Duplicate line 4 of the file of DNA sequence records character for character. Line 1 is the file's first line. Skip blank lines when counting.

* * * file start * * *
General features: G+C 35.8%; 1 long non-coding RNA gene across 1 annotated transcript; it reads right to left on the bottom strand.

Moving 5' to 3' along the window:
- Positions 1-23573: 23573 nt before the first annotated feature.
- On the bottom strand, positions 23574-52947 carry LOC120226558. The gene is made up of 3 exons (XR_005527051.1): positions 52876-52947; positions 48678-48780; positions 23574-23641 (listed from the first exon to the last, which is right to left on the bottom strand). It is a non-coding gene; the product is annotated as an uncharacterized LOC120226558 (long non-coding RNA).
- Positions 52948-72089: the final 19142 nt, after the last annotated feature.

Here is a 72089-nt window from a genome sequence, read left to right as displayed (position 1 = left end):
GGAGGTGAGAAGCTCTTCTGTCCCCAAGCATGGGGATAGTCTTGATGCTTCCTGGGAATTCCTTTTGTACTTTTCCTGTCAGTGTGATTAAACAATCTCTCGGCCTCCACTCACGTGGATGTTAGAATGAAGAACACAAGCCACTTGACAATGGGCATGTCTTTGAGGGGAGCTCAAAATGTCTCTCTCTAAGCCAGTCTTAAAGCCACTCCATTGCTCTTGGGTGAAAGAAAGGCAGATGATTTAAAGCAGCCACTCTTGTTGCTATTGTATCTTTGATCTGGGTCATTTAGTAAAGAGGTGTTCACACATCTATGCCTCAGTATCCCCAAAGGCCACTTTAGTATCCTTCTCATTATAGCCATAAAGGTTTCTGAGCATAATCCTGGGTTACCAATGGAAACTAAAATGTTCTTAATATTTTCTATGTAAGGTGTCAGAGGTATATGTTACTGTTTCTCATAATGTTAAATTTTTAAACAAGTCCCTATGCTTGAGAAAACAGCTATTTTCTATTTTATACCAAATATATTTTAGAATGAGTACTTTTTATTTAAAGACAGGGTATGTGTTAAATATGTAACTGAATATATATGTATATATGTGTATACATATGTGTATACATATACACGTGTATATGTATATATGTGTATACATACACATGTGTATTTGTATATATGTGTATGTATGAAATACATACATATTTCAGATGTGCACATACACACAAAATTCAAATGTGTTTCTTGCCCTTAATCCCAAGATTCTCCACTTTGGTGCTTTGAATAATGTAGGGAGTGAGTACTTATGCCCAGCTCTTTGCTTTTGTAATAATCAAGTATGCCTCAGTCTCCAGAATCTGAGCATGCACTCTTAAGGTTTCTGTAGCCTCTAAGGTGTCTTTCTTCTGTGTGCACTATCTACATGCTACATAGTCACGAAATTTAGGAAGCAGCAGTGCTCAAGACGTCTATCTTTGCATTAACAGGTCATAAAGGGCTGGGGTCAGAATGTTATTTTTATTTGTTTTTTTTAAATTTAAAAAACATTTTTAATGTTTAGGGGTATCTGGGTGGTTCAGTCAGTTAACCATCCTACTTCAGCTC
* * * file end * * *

- On the bottom strand, positions 23574-52947 carry LOC120226558. The gene is made up of 3 exons (XR_005527051.1): positions 52876-52947; positions 48678-48780; positions 23574-23641 (listed from the first exon to the last, which is right to left on the bottom strand). It is a non-coding gene; the product is annotated as an uncharacterized LOC120226558 (long non-coding RNA).